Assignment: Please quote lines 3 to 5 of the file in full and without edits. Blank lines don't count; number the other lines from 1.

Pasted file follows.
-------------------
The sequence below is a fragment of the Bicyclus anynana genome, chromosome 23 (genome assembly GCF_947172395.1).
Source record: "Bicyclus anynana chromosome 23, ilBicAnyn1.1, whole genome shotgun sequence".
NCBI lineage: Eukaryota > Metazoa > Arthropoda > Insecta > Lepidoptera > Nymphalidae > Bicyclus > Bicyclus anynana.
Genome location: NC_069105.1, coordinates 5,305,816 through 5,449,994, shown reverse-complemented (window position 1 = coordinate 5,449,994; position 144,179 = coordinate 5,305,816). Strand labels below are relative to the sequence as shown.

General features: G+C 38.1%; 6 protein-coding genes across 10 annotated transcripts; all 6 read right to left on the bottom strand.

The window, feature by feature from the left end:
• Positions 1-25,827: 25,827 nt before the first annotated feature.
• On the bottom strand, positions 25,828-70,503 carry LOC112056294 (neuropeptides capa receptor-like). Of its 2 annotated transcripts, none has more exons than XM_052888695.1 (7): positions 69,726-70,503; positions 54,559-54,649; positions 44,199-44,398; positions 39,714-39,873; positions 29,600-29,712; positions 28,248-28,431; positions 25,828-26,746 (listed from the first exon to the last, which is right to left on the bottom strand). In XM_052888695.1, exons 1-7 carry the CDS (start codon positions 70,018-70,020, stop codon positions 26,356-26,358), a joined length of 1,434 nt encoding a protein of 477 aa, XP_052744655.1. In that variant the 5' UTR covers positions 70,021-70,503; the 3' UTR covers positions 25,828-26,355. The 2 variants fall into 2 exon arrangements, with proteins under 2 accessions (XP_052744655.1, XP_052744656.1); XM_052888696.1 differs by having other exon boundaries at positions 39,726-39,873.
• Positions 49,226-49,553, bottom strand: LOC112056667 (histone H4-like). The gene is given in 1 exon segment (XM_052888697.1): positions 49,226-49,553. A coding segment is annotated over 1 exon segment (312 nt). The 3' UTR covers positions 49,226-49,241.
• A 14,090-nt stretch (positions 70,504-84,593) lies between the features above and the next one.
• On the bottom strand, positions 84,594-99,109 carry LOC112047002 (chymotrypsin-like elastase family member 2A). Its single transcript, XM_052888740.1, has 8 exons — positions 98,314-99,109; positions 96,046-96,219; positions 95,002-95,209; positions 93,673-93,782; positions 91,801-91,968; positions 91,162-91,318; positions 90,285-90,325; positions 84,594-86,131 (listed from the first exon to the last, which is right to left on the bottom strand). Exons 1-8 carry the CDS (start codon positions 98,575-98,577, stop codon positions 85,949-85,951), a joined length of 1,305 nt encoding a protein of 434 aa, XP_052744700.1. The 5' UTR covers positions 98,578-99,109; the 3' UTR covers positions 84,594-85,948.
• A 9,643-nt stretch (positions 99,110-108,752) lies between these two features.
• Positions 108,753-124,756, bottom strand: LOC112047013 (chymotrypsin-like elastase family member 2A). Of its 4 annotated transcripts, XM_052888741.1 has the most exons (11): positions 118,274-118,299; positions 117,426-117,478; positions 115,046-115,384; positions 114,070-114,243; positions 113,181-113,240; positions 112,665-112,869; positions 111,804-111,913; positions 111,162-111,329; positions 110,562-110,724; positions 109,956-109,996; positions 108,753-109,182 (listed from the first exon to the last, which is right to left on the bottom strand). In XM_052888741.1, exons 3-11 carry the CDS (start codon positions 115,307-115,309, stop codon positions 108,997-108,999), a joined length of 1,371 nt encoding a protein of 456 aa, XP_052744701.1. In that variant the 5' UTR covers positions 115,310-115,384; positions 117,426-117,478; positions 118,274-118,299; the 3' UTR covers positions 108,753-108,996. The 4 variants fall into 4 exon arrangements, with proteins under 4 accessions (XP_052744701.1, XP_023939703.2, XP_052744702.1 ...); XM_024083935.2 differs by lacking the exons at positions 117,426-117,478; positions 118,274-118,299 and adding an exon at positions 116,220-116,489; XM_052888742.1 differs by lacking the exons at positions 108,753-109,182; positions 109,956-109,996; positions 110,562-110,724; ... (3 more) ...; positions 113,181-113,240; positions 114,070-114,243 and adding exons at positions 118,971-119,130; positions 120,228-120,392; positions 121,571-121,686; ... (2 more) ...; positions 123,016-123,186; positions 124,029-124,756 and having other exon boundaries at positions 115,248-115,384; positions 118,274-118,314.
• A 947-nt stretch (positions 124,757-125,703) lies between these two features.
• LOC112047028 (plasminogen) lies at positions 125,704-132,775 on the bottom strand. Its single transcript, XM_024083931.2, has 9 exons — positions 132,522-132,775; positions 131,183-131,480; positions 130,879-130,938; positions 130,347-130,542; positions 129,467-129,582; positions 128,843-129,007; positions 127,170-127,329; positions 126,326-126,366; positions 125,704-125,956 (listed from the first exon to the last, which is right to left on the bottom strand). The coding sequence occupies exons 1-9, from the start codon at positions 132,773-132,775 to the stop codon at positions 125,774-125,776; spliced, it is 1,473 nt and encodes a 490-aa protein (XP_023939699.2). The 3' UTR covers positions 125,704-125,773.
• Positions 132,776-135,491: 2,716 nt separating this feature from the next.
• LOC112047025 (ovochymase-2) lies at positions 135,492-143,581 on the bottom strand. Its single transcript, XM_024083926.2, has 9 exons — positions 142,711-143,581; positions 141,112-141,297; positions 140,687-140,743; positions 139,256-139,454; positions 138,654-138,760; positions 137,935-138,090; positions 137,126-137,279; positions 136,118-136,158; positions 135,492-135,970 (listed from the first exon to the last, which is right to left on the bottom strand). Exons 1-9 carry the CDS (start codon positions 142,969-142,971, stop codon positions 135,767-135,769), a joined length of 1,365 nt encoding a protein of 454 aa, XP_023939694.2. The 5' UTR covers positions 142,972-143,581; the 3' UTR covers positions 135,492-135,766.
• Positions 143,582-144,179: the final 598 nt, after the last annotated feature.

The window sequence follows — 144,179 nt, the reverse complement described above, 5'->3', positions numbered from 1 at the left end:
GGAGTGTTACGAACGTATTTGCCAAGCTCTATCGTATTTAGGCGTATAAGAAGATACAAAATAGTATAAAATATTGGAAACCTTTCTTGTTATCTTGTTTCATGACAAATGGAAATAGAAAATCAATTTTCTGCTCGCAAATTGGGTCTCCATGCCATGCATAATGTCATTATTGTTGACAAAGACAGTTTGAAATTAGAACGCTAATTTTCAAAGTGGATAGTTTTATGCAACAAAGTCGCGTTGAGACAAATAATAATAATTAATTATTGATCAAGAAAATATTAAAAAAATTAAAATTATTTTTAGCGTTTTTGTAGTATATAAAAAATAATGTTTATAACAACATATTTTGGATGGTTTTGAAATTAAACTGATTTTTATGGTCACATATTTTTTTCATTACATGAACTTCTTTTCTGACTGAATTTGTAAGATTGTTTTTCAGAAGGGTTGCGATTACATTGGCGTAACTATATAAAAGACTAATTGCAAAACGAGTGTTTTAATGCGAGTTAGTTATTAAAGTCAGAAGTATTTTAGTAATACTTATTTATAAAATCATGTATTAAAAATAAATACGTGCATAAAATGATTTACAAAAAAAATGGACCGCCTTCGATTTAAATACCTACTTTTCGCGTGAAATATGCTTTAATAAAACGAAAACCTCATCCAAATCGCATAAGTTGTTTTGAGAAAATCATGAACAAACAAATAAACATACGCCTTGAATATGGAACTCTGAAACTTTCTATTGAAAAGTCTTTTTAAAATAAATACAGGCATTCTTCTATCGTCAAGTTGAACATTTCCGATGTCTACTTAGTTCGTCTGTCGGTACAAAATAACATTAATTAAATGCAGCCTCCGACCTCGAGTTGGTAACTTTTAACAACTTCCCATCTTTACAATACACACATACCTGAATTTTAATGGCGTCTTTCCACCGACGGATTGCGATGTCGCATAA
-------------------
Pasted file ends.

NCBI lineage: Eukaryota > Metazoa > Arthropoda > Insecta > Lepidoptera > Nymphalidae > Bicyclus > Bicyclus anynana.
Genome location: NC_069105.1, coordinates 5,305,816 through 5,449,994, shown reverse-complemented (window position 1 = coordinate 5,449,994; position 144,179 = coordinate 5,305,816). Strand labels below are relative to the sequence as shown.

General features: G+C 38.1%; 6 protein-coding genes across 10 annotated transcripts; all 6 read right to left on the bottom strand.